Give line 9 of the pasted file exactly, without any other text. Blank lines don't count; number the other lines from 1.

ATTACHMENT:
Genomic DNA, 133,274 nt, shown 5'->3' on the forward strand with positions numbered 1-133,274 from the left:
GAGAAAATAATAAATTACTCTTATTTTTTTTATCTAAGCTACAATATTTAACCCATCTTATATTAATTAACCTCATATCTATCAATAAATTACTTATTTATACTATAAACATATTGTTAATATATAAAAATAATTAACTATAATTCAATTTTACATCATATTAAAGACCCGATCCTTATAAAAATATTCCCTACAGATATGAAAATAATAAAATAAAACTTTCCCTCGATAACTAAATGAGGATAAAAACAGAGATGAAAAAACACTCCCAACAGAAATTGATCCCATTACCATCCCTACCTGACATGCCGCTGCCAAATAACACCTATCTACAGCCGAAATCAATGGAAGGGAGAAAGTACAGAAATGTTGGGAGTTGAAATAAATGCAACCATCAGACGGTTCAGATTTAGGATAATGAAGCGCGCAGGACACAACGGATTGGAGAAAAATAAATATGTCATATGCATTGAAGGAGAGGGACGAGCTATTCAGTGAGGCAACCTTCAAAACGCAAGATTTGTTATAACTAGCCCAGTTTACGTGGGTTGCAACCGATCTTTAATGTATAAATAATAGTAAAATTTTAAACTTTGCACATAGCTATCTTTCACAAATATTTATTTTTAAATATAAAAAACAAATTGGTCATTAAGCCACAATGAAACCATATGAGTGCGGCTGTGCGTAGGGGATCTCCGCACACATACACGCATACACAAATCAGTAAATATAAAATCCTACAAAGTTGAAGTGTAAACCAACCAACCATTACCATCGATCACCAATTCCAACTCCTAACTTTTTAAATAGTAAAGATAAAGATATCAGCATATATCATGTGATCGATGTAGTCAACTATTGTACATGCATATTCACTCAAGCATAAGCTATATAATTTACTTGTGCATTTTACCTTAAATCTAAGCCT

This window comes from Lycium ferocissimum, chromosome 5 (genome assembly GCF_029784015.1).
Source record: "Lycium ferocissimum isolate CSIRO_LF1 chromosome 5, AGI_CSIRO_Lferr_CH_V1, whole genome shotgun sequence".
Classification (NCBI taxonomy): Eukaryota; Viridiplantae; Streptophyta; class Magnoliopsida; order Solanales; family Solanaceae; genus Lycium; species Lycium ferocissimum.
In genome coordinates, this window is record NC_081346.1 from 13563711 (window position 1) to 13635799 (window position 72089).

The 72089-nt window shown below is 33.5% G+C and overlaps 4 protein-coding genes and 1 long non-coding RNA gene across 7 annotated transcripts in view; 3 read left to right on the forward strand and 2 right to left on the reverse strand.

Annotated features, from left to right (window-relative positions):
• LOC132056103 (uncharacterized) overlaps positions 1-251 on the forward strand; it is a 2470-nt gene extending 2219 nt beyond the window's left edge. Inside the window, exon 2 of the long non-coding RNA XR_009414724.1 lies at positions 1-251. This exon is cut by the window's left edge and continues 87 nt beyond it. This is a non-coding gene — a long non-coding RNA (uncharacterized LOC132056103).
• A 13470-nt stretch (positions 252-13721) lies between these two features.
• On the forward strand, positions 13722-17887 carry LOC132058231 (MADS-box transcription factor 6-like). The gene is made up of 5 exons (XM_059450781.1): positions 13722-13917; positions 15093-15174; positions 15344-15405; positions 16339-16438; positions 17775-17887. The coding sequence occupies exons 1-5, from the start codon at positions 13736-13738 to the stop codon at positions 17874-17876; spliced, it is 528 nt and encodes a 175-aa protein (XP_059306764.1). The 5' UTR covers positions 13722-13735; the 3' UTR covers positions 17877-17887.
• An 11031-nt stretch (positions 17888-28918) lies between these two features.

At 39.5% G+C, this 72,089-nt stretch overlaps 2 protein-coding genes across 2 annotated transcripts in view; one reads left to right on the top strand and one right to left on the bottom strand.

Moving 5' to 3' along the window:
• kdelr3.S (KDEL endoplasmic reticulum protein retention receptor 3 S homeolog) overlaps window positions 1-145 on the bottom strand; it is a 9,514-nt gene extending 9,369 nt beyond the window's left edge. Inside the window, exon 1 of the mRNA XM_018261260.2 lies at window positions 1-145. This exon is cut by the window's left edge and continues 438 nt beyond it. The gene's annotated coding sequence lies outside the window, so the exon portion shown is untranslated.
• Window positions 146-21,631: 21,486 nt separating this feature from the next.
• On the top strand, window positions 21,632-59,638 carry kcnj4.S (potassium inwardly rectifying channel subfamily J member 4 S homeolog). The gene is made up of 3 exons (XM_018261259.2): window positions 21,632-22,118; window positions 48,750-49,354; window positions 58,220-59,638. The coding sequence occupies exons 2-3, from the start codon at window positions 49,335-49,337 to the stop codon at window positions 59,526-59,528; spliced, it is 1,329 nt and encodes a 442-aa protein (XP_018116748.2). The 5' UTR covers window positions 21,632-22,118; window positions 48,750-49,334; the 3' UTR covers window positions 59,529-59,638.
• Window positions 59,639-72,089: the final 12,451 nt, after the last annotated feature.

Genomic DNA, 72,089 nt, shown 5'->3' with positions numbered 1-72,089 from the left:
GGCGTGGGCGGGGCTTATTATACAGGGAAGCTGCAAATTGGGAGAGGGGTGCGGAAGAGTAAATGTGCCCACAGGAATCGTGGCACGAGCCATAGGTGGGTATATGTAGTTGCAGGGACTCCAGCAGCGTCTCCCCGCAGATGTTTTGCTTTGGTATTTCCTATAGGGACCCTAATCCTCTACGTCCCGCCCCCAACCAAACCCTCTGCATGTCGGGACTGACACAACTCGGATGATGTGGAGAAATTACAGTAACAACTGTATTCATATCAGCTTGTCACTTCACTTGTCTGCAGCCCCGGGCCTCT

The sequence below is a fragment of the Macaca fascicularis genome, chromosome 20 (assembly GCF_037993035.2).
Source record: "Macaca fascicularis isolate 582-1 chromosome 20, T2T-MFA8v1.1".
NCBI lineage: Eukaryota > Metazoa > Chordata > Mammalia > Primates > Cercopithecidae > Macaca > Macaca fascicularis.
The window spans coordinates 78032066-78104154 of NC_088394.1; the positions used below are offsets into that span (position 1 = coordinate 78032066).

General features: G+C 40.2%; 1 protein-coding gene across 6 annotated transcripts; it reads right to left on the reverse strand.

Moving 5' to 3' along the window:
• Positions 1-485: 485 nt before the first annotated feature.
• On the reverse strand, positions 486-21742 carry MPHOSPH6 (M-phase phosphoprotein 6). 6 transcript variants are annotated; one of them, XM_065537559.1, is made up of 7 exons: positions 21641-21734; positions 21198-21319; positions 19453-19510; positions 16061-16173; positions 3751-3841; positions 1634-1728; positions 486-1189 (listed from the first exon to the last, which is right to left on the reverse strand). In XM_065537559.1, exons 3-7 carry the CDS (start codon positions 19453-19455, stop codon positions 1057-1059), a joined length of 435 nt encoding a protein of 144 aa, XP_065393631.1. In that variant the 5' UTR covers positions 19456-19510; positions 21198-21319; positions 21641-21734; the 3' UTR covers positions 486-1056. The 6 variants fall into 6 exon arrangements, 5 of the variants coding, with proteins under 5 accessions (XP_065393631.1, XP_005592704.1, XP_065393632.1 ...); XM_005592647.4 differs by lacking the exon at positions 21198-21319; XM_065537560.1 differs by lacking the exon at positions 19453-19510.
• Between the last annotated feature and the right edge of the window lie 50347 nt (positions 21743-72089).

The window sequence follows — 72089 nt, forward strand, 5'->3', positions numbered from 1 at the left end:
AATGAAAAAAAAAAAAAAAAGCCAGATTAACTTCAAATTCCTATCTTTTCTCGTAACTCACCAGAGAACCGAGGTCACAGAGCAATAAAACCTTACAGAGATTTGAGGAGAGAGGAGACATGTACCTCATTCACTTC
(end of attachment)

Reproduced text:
• LOC132056103 (uncharacterized) overlaps positions 1-251 on the forward strand; it is a 2470-nt gene extending 2219 nt beyond the window's left edge. Inside the window, exon 2 of the long non-coding RNA XR_009414724.1 lies at positions 1-251. This exon is cut by the window's left edge and continues 87 nt beyond it. This is a non-coding gene — a long non-coding RNA (uncharacterized LOC132056103).